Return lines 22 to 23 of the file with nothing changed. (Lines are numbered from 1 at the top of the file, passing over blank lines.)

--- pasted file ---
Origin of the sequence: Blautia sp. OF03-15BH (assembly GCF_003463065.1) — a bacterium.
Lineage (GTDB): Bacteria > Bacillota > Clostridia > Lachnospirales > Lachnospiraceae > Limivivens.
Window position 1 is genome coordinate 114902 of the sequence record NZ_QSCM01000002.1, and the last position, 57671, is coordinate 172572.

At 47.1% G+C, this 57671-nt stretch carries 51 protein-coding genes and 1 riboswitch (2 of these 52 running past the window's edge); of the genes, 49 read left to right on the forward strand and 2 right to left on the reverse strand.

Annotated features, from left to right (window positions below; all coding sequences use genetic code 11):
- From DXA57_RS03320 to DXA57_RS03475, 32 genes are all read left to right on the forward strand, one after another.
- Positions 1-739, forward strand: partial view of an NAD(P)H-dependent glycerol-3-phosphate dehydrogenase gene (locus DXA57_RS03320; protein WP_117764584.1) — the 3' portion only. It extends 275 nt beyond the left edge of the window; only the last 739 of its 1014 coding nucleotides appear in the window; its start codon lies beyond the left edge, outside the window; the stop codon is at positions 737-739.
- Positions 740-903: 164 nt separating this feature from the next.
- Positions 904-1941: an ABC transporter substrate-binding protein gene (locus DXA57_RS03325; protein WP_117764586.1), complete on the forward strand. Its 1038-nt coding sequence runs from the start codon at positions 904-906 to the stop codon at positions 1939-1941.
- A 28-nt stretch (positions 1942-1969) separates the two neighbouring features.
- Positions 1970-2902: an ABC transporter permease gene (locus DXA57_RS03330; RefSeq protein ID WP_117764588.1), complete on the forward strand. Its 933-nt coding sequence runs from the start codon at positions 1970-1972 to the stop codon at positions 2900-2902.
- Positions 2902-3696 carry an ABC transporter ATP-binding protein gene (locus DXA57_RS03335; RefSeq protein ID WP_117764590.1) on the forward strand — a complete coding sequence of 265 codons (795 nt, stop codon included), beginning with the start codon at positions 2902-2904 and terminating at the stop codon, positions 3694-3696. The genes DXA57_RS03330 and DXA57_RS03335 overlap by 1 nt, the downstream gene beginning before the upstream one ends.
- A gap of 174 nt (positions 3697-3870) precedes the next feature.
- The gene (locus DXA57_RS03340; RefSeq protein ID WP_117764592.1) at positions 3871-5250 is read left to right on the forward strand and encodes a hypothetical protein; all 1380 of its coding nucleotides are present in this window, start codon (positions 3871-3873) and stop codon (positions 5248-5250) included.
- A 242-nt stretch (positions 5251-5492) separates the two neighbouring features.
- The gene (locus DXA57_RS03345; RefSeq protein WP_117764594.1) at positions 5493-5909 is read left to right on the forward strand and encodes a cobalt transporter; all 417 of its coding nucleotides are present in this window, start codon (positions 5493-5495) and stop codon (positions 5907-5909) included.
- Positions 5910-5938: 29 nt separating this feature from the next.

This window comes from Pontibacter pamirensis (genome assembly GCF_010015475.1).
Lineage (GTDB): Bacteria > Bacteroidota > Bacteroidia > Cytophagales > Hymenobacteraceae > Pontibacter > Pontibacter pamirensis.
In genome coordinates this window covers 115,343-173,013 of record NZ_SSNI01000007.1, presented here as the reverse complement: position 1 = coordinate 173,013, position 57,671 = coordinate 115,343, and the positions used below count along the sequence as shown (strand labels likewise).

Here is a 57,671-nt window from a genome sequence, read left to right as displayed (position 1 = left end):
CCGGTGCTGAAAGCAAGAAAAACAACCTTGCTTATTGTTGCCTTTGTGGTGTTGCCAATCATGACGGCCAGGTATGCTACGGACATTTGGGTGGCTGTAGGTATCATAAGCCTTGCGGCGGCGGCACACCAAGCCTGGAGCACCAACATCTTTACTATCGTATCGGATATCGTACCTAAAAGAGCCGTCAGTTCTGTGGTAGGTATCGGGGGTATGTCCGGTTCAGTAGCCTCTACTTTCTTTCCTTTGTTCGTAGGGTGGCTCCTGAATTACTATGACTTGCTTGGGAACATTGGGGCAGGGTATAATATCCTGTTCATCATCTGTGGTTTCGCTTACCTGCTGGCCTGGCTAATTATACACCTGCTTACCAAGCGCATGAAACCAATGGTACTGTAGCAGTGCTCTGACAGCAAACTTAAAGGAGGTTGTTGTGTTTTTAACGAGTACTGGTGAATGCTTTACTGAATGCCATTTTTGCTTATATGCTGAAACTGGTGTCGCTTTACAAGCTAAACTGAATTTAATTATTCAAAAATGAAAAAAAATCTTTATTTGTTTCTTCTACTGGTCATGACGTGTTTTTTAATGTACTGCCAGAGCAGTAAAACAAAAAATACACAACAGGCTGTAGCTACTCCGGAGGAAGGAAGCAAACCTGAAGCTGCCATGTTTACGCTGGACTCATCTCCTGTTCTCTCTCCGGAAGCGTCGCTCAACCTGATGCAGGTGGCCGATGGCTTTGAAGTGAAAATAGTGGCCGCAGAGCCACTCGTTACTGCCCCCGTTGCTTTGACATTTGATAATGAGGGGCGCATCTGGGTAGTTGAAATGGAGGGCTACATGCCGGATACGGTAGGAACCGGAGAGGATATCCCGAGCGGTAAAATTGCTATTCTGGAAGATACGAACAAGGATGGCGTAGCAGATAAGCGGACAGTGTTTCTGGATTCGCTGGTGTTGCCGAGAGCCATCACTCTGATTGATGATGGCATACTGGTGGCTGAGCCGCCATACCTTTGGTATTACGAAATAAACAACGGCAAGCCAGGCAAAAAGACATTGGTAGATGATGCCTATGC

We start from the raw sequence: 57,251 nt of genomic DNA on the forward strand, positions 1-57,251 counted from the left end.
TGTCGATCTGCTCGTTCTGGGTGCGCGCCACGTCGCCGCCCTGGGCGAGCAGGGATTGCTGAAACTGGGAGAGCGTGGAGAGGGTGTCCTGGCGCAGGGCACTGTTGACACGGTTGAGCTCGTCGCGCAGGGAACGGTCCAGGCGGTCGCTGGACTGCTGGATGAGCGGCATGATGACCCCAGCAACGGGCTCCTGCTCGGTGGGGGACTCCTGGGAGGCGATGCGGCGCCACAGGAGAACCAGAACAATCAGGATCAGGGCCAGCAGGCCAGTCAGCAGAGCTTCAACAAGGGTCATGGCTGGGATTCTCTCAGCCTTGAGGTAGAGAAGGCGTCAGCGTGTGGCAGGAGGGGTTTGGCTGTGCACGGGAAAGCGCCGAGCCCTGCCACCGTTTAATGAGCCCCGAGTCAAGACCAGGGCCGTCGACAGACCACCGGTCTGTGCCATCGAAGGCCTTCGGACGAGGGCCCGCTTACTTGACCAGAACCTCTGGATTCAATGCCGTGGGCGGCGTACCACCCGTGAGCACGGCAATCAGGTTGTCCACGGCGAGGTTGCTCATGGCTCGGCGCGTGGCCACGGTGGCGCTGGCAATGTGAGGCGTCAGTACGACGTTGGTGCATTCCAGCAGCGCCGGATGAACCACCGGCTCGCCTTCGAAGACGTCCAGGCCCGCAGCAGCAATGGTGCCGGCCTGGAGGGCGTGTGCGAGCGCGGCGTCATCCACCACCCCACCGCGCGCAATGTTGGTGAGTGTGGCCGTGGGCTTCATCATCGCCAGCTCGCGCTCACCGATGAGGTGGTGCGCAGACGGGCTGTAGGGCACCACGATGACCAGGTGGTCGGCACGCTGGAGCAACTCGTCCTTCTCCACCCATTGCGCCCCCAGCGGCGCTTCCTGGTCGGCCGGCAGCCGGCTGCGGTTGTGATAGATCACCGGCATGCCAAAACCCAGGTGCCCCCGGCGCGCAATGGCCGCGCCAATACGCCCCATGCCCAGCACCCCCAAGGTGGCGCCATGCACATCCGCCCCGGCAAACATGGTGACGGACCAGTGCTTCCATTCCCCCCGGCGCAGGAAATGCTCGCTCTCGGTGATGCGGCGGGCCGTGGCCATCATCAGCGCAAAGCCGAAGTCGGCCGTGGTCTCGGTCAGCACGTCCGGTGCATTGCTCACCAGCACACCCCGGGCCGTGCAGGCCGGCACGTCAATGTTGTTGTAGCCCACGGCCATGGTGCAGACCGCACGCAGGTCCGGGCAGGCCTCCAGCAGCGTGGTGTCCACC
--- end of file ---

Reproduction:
CCGGTGCTGAAAGCAAGAAAAACAACCTTGCTTATTGTTGCCTTTGTGGTGTTGCCAATCATGACGGCCAGGTATGCTACGGACATTTGGGTGGCTGTAGGTATCATAAGCCTTGCGGCGGCGGCACACCAAGCCTGGAGCACCAACATCTTTACTATCGTATCGGATATCGTACCTAAAAGAGCCGTCAGTTCTGTGGTAGGTATCGGGGGTATGTCCGGTTCAGTAGCCTCTACTTTCTTTCCTTTGTTCGTAGGGTGGCTCCTGAATTACTATGACTTGCTTGGGAACATTGGGGCAGGGTATAATATCCTGTTCATCATCTGTGGTTTCGCTTACCTGCTGGCCTGGCTAATTATACACCTGCTTACCAAGCGCATGAAACCAATGGTACTGTAGCAGTGCTCTGACAGCAAACTTAAAGGAGGTTGTTGTGTTTTTAACGAGTACTGGTGAATGCTTTACTGAATGCCATTTTTGCTTATATGCTGAAACTGGTGTCGCTTTACAAGCTAAACTGAATTTAATTATTCAAAAATGAAAAAAAATCTTTATTTGTTTCTTCTACTGGTCATGACGTGTTTTTTAATGTACTGCCAGAGCAGTAAAACAAAAAATACACAACAGGCTGTAGCTACTCCGGAGGAAGGAAGCAAACCTGAAGCTGCCATGTTTACGCTGGACTCATCTCCTGTTCTCTCTCCGGAAGCGTCGCTCAACCTGATGCAGGTGGCCGATGGCTTTGAAGTGAAAATAGTGGCCGCAGAGCCACTCGTTACTGCCCCCGTTGCTTTGACATTTGATAATGAGGGGCGCATCTGGGTAGTTGAAATGGAGGGCTACATGCCGGATACGGTAGGAACCGGAGAGGATATCCCGAGCGGTAAAATTGCTATTCTGGAAGATACGAACAAGGATGGCGTAGCAGATAAGCGGACAGTGTTTCTGGATTCGCTGGTGTTGCCGAGAGCCATCACTCTGATTGATGATGGCATACTGGTGGCTGAGCCGCCATACCTTTGGTATTACGAAATAAACAACGGCAAGCCAGGCAAAAAGACATTGGTAGATGATGCCTATGC

We start from the raw sequence: 57,251 nt of genomic DNA on the forward strand, positions 1-57,251 counted from the left end.